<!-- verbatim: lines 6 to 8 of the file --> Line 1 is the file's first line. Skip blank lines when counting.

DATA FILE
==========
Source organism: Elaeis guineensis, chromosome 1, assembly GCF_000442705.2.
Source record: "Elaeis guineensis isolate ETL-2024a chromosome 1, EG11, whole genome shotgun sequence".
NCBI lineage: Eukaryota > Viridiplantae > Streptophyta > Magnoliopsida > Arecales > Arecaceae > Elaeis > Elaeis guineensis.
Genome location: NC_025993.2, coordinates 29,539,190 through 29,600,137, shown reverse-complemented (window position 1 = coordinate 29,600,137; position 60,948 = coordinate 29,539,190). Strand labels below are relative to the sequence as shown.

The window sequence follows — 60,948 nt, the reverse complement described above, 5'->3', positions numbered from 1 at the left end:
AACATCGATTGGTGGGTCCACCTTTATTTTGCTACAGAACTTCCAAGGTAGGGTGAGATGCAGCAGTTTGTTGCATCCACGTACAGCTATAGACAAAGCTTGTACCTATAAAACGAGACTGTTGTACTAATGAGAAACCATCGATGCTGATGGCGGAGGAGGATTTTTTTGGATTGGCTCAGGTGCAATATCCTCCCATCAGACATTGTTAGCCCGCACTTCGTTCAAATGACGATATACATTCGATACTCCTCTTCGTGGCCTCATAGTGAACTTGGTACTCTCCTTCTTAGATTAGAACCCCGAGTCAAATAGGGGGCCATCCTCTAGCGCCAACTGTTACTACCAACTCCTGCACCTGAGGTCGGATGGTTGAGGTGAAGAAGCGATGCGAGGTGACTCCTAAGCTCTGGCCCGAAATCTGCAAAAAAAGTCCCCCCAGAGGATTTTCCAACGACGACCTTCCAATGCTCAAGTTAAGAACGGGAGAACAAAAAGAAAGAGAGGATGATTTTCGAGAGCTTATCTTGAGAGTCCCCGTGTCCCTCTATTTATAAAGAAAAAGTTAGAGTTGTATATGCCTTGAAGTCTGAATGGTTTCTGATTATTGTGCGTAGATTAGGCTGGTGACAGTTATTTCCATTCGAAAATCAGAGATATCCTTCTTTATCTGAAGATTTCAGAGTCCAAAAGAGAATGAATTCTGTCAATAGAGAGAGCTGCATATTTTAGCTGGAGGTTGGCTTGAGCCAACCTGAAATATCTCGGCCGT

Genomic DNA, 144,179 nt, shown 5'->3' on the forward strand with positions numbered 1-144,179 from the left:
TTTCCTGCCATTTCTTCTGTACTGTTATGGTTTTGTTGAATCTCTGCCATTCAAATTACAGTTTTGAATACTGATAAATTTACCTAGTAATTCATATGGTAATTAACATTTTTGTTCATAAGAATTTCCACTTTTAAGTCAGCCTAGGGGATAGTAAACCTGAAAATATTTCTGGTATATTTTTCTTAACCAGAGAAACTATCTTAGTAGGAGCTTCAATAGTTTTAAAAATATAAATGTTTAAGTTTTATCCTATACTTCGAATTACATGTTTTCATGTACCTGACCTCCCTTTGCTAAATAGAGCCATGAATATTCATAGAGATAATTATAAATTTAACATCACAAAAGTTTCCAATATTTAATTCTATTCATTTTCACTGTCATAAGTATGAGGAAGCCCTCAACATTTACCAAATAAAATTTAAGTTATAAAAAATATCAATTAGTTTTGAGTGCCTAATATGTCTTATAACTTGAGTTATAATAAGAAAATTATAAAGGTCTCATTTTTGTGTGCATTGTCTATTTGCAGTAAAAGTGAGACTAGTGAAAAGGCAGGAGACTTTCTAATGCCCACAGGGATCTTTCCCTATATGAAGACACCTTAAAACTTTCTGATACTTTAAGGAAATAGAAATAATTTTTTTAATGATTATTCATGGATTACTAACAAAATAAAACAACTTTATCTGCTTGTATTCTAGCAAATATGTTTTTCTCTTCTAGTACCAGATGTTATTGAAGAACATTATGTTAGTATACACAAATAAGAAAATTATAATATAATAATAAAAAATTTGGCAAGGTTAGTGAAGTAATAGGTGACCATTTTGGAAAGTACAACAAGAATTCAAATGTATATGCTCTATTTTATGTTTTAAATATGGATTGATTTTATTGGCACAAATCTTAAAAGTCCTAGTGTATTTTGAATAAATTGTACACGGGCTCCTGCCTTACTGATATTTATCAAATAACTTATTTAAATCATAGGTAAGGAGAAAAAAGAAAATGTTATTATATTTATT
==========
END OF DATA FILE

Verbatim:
AACATCGATTGGTGGGTCCACCTTTATTTTGCTACAGAACTTCCAAGGTAGGGTGAGATGCAGCAGTTTGTTGCATCCACGTACAGCTATAGACAAAGCTTGTACCTATAAAACGAGACTGTTGTACTAATGAGAAACCATCGATGCTGATGGCGGAGGAGGATTTTTTTGGATTGGCTCAGGTGCAATATCCTCCCATCAGACATTGTTAGCCCGCACTTCGTTCAAATGACGATATACATTCGATACTCCTCTTCGTGGCCTCATAGTGAACTTGGTACTCTCCTTCTTAGATTAGAACCCCGAGTCAAATAGGGGGCCATCCTCTAGCGCCAACTGTTACTACCAACTCCTGCACCTGAGGTCGGATGGTTGAGGTGAAGAAGCGATGCGAGGTGACTCCTAAGCTCTGGCCCGAAATCTGCAAAAAAAGTCCCCCCAGAGGATTTTCCAACGACGACCTTCCAATGCTCAAGTTAAGAACGGGAGAACAAAAAGAAAGAGAGGATGATTTTCGAGAGCTTATCTTGAGAGTCCCCGTGTCCCTCTATTTATAAAGAAAAAGTTAGAGTTGTATATGCCTTGAAGTCTGAATGGTTTCTGATTATTGTGCGTAGATTAGGCTGGTGACAGTTATTTCCATTCGAAAATCAGAGATATCCTTCTTTATCTGAAGATTTCAGAGTCCAAAAGAGAATGAATTCTGTCAATAGAGAGAGCTGCATATTTTAGCTGGAGGTTGGCTTGAGCCAACCTGAAATATCTCGGCCGT

Genomic DNA, 144,179 nt, shown 5'->3' on the forward strand with positions numbered 1-144,179 from the left:
TTTCCTGCCATTTCTTCTGTACTGTTATGGTTTTGTTGAATCTCTGCCATTCAAATTACAGTTTTGAATACTGATAAATTTACCTAGTAATTCATATGGTAATTAACATTTTTGTTCATAAGAATTTCCACTTTTAAGTCAGCCTAGGGGATAGTAAACCTGAAAATATTTCTGGTATATTTTTCTTAACCAGAGAAACTATCTTAGTAGGAGCTTCAATAGTTTTAAAAATATAAATGTTTAAGTTTTATCCTATACTTCGAATTACATGTTTTCATGTACCTGACCTCCCTTTGCTAAATAGAGCCATGAATATTCATAGAGATAATTATAAATTTAACATCACAAAAGTTTCCAATATTTAATTCTATTCATTTTCACTGTCATAAGTATGAGGAAGCCCTCAACATTTACCAAATAAAATTTAAGTTATAAAAAATATCAATTAGTTTTGAGTGCCTAATATGTCTTATAACTTGAGTTATAATAAGAAAATTATAAAGGTCTCATTTTTGTGTGCATTGTCTATTTGCAGTAAAAGTGAGACTAGTGAAAAGGCAGGAGACTTTCTAATGCCCACAGGGATCTTTCCCTATATGAAGACACCTTAAAACTTTCTGATACTTTAAGGAAATAGAAATAATTTTTTTAATGATTATTCATGGATTACTAACAAAATAAAACAACTTTATCTGCTTGTATTCTAGCAAATATGTTTTTCTCTTCTAGTACCAGATGTTATTGAAGAACATTATGTTAGTATACACAAATAAGAAAATTATAATATAATAATAAAAAATTTGGCAAGGTTAGTGAAGTAATAGGTGACCATTTTGGAAAGTACAACAAGAATTCAAATGTATATGCTCTATTTTATGTTTTAAATATGGATTGATTTTATTGGCACAAATCTTAAAAGTCCTAGTGTATTTTGAATAAATTGTACACGGGCTCCTGCCTTACTGATATTTATCAAATAACTTATTTAAATCATAGGTAAGGAGAAAAAAGAAAATGTTATTATATTTATT